There is a lot of confusion about when a certain time period ends. The end of the menstrual cycle and the end of the year, for example.
The period ender has a couple of rules, one of which is that it’s always an end. The second rule is that it’s always the end of the period. People often confuse the two anyway, although that isn’t really the point anyway. The point is that some people’s periods end before the end of the year, and some people’s periods end before the end of the menstrual cycle.
For example, sometimes the end of a period is the end of a school year. If it is the end of a school year, then many students end up missing a few classes. If it is the end of a period, then many students miss their period too.
It’s kind of like the period of a school year, except you end up missing classes. For example: if a student misses a week of school because their period is late, then they lose another week of classes. If they miss a week of class because their period is early, then they lose another week of classes.
This is exactly what happens when students miss the required classes. In the first case, they lose one week of classes. In the latter case, they lose two weeks of classes. So, a student who missed a week of class because their period was late will also miss a week of classes because their period was early. But a student who missed a week of classes because their period was early will only miss a week of classes because their period was early.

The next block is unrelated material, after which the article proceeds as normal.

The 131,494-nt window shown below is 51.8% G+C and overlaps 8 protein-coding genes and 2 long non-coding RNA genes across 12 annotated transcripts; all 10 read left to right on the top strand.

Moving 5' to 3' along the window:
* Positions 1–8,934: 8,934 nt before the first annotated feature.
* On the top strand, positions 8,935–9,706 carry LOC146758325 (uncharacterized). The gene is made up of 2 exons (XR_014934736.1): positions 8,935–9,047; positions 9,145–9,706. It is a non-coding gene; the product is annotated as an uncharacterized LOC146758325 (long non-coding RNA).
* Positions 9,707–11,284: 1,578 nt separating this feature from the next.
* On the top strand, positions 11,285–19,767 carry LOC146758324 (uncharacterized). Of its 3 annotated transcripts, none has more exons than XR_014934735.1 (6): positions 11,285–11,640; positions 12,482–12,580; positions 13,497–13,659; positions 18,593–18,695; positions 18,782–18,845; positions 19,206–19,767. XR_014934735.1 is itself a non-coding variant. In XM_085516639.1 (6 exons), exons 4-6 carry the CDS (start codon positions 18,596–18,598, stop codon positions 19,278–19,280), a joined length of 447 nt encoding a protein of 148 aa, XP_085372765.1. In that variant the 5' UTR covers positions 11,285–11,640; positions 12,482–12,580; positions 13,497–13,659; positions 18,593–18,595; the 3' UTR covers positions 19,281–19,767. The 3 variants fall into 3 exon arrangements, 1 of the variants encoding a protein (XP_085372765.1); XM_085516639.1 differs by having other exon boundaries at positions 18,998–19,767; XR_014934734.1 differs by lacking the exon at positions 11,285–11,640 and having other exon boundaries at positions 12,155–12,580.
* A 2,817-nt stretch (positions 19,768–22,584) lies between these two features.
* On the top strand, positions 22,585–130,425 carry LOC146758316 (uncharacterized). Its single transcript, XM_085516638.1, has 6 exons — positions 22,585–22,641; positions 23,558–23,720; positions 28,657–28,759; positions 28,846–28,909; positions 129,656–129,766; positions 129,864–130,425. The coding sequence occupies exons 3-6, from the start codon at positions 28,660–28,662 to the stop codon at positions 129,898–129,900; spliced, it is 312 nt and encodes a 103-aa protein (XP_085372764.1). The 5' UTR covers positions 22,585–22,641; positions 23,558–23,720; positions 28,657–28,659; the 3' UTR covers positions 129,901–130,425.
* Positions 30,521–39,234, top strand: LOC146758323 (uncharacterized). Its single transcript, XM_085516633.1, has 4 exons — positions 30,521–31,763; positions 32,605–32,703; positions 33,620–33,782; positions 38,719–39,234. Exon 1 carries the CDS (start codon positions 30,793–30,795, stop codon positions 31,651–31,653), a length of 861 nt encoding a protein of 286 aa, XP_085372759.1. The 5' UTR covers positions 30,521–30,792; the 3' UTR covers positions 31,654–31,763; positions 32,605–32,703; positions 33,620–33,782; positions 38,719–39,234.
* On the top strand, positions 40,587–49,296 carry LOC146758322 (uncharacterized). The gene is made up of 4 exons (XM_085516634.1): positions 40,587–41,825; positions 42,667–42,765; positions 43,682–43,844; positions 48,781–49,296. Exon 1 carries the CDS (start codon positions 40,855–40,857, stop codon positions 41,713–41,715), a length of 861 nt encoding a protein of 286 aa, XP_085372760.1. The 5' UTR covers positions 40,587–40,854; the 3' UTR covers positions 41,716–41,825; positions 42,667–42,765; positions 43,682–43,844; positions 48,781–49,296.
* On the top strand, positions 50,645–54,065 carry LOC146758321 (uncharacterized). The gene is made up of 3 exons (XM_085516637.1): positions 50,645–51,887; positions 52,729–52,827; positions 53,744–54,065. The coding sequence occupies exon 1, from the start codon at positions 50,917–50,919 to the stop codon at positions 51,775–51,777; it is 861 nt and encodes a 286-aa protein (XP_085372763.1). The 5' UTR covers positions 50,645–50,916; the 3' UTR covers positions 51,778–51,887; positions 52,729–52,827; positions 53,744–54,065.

The only solution to this is to extend the start and end of a period. So every day, students start and end the period by setting the start and end of a period to their current time. For instance, if a student misses classes three times in a row, they will set the start and end time of their period to be at their current time and then set the period itself to be three days and three weeks.